The Present: Different forecasts for different seats

Given the different methods employed by myself and the team at the University of Virginia Center for Politics and the differences in forecasts in 2016, one should expect that there are variations in the predictions for November 2018 as well.

Indeed, there are (some) large differences in our forecasts. Though a portion of the discrepancies can be explained by the inability of qualitative ratings today to adjust for movement in the national environment — which my forecast does, and which pushes expectations toward the party out of power — and some can be explained by my quantitative method not taking well into account the quality of some district’s nominees, other differences can reflect real disagreement among the methodology.

The table below details the 15 districts where my forecasts and the UVA qualitative forecasts disagree — in other words, where one of us say the Democrats/Republicans are more likely to pick up a seat, and the other says Republicans/Democrats are the more probable victors.

Table 2: Differences between Crystal Ball and Crosstab House forecast Democratic win probabilities

However, many of these differences arise in seats that either of us rate as Toss-ups, accentuating differences between forecasts for contests where we’re actually quite uncertain about the outcome of the races. Here’s what that table looks like without Toss-up seats.

Table 3: Differences between Crystal Ball and Crosstab House forecast Democratic win probabilities, excluding Toss-ups

As you can see, where it matters most (in calling districts for either party), the methods are arriving at roughly the same conclusions. It is in Toss-up seats where the biggest discrepancies arise.

However, what really counts is the probability of victory assigned to either party — in each seat and in the nation as a whole — and the range of outcomes in the upcoming midterm elections.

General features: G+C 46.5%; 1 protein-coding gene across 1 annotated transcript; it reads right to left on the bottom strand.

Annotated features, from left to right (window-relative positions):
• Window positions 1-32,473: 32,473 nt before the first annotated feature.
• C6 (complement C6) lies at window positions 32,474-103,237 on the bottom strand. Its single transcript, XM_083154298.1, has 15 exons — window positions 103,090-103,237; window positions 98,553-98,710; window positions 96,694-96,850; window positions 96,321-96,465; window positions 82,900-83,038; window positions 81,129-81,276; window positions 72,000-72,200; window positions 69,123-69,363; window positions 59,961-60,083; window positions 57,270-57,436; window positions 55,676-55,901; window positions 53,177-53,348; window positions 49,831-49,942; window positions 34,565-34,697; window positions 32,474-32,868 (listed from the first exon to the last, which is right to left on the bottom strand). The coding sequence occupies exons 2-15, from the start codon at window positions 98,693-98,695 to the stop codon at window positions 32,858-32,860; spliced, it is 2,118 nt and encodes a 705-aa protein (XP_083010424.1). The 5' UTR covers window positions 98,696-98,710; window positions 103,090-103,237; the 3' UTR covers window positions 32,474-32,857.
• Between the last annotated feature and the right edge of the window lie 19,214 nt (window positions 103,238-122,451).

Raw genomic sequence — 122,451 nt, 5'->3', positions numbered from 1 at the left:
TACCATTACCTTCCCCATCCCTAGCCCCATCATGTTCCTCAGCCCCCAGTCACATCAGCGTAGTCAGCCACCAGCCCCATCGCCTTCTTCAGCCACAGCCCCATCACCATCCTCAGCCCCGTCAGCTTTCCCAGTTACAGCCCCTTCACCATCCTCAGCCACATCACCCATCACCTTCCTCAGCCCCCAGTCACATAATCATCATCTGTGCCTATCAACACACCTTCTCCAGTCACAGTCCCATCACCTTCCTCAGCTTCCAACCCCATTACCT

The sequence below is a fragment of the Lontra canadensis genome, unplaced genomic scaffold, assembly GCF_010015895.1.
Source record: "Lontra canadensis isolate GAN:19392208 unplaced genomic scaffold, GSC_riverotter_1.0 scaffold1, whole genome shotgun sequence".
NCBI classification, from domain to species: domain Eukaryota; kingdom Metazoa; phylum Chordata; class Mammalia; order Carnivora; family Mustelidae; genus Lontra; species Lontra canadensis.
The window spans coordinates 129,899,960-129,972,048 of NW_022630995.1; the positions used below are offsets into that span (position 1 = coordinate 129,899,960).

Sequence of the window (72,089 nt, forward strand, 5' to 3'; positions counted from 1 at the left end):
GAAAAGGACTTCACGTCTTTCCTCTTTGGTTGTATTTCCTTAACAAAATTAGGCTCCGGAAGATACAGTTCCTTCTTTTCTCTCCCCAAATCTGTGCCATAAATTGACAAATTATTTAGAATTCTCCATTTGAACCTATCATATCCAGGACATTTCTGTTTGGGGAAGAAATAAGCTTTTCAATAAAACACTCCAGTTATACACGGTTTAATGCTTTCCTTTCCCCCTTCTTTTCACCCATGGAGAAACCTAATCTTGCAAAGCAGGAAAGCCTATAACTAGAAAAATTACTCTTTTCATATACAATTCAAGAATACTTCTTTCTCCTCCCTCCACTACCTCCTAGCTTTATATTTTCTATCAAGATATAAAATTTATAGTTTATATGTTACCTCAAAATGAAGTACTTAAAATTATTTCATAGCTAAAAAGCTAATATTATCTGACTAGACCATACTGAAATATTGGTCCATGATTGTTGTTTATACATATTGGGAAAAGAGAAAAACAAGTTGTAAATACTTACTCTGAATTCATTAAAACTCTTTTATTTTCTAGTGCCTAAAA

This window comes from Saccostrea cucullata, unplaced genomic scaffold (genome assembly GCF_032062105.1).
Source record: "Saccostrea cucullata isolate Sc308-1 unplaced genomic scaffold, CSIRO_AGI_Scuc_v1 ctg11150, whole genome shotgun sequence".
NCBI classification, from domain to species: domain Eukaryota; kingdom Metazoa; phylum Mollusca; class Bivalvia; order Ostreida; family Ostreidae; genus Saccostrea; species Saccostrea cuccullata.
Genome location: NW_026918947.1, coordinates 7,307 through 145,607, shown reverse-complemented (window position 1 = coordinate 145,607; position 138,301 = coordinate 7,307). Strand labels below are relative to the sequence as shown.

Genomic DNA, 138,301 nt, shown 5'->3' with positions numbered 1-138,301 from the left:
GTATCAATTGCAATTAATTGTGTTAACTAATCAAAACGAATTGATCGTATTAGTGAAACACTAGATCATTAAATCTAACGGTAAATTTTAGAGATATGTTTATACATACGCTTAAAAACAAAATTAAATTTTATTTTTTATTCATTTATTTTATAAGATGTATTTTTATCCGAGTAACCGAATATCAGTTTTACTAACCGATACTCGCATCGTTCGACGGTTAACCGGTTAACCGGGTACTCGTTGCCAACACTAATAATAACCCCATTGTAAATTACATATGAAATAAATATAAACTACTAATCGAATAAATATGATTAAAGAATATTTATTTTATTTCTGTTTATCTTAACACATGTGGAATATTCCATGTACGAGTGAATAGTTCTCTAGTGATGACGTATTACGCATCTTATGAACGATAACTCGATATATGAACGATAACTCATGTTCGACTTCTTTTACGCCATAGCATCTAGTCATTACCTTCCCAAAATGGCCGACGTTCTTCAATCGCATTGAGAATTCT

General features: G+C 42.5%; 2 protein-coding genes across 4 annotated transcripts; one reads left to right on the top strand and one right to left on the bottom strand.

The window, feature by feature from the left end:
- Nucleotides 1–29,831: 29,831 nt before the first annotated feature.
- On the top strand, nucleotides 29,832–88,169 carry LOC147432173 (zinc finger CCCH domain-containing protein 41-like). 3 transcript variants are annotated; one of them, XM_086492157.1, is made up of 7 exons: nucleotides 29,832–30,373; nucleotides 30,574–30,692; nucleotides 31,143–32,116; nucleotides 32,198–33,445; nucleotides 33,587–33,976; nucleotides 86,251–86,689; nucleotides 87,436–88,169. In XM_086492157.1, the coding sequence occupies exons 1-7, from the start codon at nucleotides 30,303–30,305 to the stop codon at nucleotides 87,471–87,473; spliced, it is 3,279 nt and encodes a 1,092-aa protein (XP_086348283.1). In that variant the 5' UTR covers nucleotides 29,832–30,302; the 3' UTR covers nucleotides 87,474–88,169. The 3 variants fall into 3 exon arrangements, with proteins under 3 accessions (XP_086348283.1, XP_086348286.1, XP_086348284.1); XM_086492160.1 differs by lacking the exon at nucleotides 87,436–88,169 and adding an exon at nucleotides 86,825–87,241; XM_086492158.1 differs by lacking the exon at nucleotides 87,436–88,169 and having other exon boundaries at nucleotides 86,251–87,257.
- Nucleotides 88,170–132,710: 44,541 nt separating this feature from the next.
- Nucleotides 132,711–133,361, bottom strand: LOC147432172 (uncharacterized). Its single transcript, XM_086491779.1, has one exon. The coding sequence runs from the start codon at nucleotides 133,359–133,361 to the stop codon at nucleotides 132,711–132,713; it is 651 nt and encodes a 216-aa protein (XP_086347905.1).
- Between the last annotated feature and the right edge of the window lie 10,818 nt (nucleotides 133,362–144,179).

Next, I answer the question of how many seats Democrats are likely to win according to the seat probabilities assigned by both methods. What’s going to happen in November?

The Future: Who’s going to win the majority?

Above all else, the main advantage of the quantitative model is the ability to simulate thousands of possible elections — some where Democrats do better, some where Republicans do, within the statistical range of error we’ve observed in the past — and generate a final probability for the chance that Democrats win a majority of seats. In its current form, the House ratings here at Sabato’s Crystal Ball (and elsewhere) are not able to compete with that (and perhaps, neither should they!).

However, the cool thing about the quantitative abstraction of the UVA seat ratings detailed above is that it comes with everything we need to be able to plug it into the simulation phase of the formal model. This way, we can account for the inherent error in the ratings while producing a nationwide probability that Democrats may win the majority of seats in the U.S. House of Representatives.

Better yet, instead of doing exactly what my model does (which produced some strange-looking seat outcomes due to inflated margins of error transitioning from the seat rating to average win margin), I can skip that step and work directly with the win probabilities derived from the past accuracy of ratings. For every trial, I model the expected change in probability from varying a district’s forecast vote margin according to (1) national error and (2) correlated seat error. I use the inverse normal distribution to make sure that probabilities are adjusted properly (seats rated as Toss-ups will see larger shifts in probability than Safe seats, for example).

Akin to the visualizations on my forecasting homepage, below I graph the range of possible seat outcomes for both models. The taller the line, the more likely it is that the Democrats win that number of seats.

Figure 5: Differing House forecasts

Notes: This figure shows the distribution of possible number of Democratic seats after the 2018 U.S House midterms according to the same simulation method applied to two sets of seat forecasts. Forecasts according to ratings and probabilities generated on June 7, 2018.

After simulating 50,000 trial elections with the seat-level win probabilities assigned by the UVA Center for Politics, we have our answer: Democrats are much more favored in the quantitative forecast (close to a 60% chance of winning the majority of seats) than in the discrete ratings (about a 40% chance). The expected number of districts won by Democrats is 10 seats larger in my own forecast than in the ratings at this website.